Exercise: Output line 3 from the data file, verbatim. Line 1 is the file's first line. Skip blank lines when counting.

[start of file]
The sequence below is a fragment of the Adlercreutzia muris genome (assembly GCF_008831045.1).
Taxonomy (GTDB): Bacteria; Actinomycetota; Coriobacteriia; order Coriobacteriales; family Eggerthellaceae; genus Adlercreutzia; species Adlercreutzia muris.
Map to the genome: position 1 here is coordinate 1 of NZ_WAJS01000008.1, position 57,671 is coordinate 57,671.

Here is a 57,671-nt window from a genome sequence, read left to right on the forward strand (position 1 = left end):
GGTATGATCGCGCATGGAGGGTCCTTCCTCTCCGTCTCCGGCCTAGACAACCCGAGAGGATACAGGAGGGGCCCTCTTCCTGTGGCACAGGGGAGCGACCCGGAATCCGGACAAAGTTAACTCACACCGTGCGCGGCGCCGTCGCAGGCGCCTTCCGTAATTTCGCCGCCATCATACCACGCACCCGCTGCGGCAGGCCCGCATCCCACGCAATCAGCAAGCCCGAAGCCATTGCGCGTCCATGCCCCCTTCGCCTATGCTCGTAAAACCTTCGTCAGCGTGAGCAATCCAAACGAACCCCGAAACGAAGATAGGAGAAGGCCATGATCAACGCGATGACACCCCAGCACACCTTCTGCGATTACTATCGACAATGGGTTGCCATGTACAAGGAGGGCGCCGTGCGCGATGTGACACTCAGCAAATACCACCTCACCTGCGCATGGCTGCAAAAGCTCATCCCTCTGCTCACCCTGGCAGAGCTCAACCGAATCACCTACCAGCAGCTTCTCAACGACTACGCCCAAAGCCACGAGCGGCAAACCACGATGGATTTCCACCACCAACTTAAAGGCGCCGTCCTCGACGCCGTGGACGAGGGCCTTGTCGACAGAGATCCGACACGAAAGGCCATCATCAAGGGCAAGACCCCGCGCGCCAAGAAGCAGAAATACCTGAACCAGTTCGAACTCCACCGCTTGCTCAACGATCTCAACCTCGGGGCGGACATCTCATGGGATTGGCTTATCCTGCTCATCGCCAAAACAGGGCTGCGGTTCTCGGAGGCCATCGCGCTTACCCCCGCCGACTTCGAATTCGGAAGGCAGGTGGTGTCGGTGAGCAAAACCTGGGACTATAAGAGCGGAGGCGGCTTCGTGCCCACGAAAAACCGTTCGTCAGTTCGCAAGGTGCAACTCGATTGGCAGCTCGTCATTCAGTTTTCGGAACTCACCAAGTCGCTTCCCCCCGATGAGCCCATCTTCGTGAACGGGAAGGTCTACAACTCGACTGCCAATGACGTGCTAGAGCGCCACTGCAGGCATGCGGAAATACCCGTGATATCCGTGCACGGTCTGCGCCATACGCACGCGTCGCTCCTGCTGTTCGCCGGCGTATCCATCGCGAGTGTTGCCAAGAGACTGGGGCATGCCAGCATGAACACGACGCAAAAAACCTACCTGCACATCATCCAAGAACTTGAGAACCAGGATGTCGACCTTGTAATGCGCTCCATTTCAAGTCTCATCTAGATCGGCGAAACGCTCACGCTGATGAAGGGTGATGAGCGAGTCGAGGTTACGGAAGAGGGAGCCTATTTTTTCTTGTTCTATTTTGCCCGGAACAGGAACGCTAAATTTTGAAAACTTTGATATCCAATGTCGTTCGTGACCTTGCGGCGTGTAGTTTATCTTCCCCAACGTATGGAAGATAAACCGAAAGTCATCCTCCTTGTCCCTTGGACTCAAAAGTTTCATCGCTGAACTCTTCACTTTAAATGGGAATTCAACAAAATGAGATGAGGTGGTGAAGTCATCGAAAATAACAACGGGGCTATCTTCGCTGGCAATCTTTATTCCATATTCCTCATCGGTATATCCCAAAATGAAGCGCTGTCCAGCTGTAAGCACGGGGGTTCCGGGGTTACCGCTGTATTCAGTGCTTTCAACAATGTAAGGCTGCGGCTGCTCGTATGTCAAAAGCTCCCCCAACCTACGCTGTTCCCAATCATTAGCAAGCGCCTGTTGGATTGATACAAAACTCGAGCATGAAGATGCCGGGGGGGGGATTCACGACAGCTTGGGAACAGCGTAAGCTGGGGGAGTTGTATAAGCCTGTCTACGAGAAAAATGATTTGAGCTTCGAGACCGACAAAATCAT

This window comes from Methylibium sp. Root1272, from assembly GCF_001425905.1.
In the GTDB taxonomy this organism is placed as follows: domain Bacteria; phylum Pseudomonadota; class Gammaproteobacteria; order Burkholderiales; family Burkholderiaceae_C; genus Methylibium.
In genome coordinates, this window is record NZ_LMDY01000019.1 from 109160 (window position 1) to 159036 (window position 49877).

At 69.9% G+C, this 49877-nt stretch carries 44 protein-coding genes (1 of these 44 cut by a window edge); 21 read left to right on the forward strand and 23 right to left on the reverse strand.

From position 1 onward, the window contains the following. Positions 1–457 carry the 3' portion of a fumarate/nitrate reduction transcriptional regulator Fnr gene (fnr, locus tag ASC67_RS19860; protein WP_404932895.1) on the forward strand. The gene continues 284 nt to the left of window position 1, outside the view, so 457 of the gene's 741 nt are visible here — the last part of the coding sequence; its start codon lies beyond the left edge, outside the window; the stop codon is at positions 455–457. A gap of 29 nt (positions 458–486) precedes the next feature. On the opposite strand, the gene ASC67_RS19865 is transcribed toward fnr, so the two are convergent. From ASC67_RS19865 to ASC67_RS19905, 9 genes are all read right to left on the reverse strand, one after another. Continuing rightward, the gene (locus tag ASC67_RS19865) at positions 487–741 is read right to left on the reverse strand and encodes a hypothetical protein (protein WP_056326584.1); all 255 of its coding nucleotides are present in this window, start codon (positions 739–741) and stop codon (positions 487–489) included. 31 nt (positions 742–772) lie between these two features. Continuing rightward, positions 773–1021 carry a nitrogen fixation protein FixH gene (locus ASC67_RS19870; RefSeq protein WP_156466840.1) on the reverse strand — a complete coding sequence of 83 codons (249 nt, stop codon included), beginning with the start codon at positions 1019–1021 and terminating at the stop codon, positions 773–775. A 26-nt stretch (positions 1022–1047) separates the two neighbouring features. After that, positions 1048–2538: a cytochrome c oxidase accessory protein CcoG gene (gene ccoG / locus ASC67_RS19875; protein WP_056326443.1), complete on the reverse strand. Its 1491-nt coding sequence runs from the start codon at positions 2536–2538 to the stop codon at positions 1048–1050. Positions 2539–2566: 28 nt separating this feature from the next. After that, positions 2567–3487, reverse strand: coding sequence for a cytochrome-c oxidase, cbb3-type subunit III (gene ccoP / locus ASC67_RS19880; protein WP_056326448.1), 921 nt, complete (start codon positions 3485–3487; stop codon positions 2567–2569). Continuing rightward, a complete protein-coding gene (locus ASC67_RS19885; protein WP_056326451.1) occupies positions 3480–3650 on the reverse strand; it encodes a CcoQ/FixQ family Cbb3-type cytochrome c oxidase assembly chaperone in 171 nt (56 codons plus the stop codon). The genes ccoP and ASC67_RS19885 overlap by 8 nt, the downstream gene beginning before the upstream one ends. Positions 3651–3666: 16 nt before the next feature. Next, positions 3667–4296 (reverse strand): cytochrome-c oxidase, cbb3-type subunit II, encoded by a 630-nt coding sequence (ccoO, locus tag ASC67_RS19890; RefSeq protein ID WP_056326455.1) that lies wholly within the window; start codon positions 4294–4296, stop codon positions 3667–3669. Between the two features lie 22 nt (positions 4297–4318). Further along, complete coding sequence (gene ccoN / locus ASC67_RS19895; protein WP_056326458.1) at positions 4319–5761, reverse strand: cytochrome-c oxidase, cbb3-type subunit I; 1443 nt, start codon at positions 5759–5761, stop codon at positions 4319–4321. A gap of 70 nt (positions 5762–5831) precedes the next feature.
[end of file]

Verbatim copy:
Map to the genome: position 1 here is coordinate 1 of NZ_WAJS01000008.1, position 57,671 is coordinate 57,671.